This section is from the book "On British Wild Flowers Considered In Relation To Insects", by John Lubbock. Also available from Amazon: Nature Series On British Wild Flowers Considered In Relation To Insects.
This order contains six English genera, Epilobium Œnothera, Ludwigia, Circaea, Myriophyllum, and Hippuris.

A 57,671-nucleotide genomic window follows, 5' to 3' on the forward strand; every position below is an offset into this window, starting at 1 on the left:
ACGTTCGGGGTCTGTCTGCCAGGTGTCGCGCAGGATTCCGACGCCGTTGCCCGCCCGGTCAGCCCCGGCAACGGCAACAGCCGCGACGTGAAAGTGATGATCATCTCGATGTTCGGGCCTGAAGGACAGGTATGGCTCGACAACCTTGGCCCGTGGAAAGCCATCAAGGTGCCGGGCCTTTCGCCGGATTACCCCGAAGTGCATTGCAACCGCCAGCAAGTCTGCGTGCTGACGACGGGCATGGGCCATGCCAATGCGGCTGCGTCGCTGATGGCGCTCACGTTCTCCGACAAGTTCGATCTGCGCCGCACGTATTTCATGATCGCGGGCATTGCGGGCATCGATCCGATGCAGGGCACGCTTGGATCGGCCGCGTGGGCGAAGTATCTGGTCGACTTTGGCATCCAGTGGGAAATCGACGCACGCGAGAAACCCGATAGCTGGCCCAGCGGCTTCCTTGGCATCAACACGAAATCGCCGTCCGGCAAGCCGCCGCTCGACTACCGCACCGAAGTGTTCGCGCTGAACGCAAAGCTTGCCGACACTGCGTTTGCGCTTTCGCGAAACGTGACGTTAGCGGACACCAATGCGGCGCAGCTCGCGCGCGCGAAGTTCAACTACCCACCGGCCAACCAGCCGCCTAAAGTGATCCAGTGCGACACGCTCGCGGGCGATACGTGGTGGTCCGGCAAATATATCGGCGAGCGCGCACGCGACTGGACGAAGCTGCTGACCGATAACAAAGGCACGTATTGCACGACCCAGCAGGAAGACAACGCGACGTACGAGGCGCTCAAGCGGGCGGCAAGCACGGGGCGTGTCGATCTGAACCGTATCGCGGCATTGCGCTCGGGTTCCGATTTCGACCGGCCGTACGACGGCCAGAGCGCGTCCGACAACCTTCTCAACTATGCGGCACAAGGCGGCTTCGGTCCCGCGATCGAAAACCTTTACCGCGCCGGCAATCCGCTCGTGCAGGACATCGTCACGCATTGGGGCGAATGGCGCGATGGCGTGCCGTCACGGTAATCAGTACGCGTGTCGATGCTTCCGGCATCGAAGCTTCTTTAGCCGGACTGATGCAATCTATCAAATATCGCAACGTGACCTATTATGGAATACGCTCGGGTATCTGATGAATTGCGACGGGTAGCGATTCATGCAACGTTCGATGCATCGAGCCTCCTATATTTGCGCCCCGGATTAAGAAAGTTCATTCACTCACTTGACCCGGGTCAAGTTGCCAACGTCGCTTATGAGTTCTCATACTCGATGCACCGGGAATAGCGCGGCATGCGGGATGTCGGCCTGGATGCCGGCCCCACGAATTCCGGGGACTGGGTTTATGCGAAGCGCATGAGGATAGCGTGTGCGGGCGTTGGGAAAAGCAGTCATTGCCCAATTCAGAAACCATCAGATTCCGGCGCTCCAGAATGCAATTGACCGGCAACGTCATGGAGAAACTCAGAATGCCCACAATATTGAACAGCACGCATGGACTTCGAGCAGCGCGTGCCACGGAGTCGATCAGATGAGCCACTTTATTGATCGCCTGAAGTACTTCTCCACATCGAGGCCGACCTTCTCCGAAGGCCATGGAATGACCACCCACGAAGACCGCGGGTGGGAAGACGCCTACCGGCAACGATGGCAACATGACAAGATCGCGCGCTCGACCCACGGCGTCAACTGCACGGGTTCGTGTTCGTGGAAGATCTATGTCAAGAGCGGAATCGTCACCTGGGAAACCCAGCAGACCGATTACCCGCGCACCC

The instructive differences which exist between the different species of Epilobium have already been referred to in the introductory chapter. Œnothera biennis is really a North American plant, though now naturalized in some parts of England. As its name denotes (Evening Primrose) it is a yellow night flower; it secretes honey, and is probably fertilised by moths, though it remains open by day, and is also visited by bees. Ludwigia contains a single species, L. palustris - a minute marsh plant, hitherto found in very few localities in Britain, though it ranges over Central Europe, Asia, and North America. The genus Circaea contains two species, C. alpina and C. lutetiana, the Enchanter's Nightshade. This species has two stamens, and as the flower is small, any insect of moderate size would probably touch both them and the pistil; most likely, however, coming in contact with the stigma first, as it projects rather beyond the anthers.